Multiple births are becoming more and more common as people use fertility treatments to achieve pregnancy. Why do people need fertility treatments these days? One reason is a decline in sperm counts. In certain cases plunging sperm counts can be attributed to exposure to pollutants. A recent California study found lowered sperm counts among men exposed to common leaves of BPA, a plasticizer sometimes found in water bottles and food cans.
More about the risks of BPA and lowered sperm counts here: http://blogs.edf.org/nanotechnology/2010/10/28/hitting-em-where-it-hurts-bpa-reduces-sperm-quantity-and-quality-in-male-workers/
And here is how the McGhee family now lives, thanks to their posting on Facebook:
One bedroom, three cribs, six babies.
The quarters are close but manageable. Figuring out how to provide enough diapers, clothing and a vehicle that can accommodate six infant car seats is another matter.
"We have the love," Rozonno McGhee said, smiling yesterday at his wife, Mia. "We've always had that part."
Mr. and Mrs. McGhee were high-school sweethearts at Linden-McKinley who relied on each other to navigate a difficult adolescence in a tough neighborhood. He was 20 and she was 18 when they married 11 years ago, their only dream to stay together and raise a family.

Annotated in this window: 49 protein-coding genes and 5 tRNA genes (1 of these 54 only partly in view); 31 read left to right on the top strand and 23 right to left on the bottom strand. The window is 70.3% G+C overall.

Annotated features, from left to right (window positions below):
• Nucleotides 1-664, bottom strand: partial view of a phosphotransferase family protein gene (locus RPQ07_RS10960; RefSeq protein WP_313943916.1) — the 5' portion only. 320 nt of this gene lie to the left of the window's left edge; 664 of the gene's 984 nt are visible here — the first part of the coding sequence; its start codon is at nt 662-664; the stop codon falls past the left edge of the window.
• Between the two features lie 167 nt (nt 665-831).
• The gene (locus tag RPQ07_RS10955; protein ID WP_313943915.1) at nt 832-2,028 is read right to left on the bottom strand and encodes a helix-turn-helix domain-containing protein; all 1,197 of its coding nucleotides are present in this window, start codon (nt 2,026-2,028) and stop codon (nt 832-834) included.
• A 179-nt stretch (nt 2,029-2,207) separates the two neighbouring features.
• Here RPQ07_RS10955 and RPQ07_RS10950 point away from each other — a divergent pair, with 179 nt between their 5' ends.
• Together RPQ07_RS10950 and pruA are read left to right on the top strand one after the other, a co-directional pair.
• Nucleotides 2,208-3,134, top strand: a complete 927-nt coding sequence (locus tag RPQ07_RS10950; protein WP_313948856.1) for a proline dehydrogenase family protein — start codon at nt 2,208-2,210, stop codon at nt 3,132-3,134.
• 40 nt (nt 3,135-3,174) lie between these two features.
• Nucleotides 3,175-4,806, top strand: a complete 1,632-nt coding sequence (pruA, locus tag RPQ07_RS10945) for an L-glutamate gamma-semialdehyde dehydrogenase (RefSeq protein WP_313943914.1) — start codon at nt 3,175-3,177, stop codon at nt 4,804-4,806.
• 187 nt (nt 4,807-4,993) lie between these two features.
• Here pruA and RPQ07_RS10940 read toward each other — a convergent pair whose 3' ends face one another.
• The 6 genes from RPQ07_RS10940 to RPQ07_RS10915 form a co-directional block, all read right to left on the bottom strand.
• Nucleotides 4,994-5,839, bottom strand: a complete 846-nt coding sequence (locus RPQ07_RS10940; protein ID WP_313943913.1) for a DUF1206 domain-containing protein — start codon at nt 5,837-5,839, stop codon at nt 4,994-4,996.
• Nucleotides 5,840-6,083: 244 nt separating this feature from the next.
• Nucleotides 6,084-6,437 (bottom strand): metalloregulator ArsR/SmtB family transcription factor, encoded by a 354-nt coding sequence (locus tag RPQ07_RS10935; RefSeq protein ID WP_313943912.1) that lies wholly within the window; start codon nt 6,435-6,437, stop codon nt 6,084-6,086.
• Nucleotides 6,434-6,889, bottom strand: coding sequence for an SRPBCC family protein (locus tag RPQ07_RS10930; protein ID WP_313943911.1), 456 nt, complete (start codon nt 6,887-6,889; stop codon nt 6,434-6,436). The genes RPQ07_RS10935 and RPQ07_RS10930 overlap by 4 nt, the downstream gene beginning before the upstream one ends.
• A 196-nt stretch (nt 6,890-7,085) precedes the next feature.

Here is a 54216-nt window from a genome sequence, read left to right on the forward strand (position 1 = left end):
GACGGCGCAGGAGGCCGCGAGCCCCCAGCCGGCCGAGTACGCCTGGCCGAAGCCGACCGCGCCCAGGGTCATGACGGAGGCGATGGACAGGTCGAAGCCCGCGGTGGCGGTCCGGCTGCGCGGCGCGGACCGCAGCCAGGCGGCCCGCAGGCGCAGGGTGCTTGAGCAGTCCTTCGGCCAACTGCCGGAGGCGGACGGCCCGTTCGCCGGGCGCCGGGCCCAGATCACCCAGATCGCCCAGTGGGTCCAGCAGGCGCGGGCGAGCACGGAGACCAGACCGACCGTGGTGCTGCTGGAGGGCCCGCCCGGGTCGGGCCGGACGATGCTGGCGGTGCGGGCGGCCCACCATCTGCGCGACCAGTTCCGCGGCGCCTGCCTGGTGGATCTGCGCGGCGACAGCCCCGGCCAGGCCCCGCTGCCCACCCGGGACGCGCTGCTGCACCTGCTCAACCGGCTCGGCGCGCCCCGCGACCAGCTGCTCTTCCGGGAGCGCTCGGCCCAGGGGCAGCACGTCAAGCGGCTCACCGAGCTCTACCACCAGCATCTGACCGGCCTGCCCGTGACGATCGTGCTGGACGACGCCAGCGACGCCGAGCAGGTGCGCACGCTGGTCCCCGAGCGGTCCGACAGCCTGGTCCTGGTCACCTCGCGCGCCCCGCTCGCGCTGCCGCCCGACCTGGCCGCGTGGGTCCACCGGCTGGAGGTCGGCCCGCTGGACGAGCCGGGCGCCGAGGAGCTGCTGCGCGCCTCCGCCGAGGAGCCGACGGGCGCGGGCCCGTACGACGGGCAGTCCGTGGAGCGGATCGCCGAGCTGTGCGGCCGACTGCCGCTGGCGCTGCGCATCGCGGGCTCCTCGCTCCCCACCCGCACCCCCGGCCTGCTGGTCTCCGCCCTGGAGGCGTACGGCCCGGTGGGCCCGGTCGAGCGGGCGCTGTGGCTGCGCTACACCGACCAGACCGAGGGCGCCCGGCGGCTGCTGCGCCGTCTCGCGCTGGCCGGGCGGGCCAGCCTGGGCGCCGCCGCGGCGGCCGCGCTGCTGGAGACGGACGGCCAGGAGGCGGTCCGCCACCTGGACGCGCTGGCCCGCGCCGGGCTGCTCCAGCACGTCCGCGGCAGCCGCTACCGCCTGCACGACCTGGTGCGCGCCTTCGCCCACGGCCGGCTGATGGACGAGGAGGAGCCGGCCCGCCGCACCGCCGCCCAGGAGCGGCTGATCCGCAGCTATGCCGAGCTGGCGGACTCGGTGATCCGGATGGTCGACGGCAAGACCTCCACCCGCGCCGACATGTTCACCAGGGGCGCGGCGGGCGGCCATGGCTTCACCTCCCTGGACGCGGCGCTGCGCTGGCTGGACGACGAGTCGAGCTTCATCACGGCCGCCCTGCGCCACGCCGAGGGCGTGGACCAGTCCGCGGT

After unsuccessful attempts to have children, the North Side couple turned to fertility drugs. Mrs. McGhee gave birth to twins prematurely last year, and both infants died.
When an ultrasound during her next pregnancy revealed multiple heartbeats, she felt devastated again.
"They advised us to do the selective reduction," she said. "We couldn't."
The McGhees knew they would struggle to afford an instant family of eight. He is a carpet- and upholstery-cleaner; she is leaving her job at JPMorgan Chase to care for the babies.
The halving of their income comes at a time when the community and corporate support that used to accompany multiple births seems to be wearing thin.
Mrs. McGhee said Ohio State University President E. Gordon Gee sent six Buckeyes onesies, and the Columbus City Council gave them a certificate honoring the city's first – and Ohio's second – set of sextuplets.
Mr. McGhee, who is trying to grow his own carpet-cleaning business, said he doesn't like seeking help. But he knows that Rozonno Jr., Isaac, Josiah, Elijah, Madison and Olivia don't care about pride.
He said a woman recently asked how his family was adjusting to all the attention. When he said there hadn't been any, "she cried," Mr. McGhee said. "She couldn't believe it."
Mrs. McGhee said she is staying positive. The babies are healthy, and she trusts that the hard times are temporary.
"I'm happy," she said. "I have a family."
Thanks to Ma'at Htp of Columbus Ohio for publicizing their story.